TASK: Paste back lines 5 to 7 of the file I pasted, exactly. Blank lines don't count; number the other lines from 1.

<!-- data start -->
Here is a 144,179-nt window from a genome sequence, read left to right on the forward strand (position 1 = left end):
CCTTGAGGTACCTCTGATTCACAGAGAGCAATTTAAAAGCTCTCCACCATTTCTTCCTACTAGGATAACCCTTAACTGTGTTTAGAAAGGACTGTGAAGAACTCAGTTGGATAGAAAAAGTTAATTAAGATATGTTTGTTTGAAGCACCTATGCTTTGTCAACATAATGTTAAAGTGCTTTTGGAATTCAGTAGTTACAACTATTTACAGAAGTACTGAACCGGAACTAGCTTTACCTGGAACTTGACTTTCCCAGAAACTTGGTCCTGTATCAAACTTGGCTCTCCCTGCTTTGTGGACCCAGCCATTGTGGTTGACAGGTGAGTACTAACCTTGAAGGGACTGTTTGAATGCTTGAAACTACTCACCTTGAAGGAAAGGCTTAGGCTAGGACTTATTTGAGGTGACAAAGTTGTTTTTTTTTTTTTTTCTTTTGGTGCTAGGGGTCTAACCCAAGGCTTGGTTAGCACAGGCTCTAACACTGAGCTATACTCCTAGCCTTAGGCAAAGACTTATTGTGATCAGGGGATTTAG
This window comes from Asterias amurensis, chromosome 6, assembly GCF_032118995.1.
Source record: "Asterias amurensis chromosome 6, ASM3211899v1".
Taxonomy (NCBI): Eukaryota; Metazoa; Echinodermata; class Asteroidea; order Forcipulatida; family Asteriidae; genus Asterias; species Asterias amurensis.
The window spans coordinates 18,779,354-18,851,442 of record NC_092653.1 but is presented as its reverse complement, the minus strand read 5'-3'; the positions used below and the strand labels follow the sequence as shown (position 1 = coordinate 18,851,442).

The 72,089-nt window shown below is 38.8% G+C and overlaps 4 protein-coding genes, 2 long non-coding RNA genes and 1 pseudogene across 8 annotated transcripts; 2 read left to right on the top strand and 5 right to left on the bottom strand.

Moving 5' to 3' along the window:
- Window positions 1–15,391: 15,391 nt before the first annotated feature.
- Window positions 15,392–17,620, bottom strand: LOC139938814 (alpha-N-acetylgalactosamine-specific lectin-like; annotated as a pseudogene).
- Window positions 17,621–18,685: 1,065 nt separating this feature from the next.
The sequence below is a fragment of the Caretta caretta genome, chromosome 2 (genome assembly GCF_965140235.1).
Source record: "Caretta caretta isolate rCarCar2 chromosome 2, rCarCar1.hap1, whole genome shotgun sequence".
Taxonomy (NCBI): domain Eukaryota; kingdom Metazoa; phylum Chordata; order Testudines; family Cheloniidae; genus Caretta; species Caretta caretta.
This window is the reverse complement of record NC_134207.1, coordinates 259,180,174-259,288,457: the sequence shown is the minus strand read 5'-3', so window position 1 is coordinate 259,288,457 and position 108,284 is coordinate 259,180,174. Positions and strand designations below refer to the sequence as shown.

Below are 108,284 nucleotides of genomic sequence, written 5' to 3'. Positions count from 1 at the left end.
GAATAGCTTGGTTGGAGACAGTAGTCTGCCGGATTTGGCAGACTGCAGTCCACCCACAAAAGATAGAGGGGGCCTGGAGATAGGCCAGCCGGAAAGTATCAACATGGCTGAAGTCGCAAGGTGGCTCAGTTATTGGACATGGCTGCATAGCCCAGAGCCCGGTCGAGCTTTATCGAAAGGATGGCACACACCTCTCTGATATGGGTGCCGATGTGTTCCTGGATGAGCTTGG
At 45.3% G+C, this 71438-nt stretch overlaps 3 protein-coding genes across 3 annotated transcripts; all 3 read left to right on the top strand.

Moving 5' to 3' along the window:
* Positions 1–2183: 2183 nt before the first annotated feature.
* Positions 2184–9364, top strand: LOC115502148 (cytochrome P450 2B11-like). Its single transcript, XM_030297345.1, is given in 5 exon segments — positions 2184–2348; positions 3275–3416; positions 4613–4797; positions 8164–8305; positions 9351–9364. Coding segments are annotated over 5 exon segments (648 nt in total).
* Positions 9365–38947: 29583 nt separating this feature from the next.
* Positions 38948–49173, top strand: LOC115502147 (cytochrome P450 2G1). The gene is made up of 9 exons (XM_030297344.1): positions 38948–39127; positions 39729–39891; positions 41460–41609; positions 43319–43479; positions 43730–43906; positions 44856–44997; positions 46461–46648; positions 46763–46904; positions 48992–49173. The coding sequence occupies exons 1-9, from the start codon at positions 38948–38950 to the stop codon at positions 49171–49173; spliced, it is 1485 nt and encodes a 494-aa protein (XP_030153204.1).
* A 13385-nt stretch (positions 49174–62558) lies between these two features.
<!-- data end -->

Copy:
Taxonomy (NCBI): Eukaryota; Metazoa; Echinodermata; class Asteroidea; order Forcipulatida; family Asteriidae; genus Asterias; species Asterias amurensis.
The window spans coordinates 18,779,354-18,851,442 of record NC_092653.1 but is presented as its reverse complement, the minus strand read 5'-3'; the positions used below and the strand labels follow the sequence as shown (position 1 = coordinate 18,851,442).

The 72,089-nt window shown below is 38.8% G+C and overlaps 4 protein-coding genes, 2 long non-coding RNA genes and 1 pseudogene across 8 annotated transcripts; 2 read left to right on the top strand and 5 right to left on the bottom strand.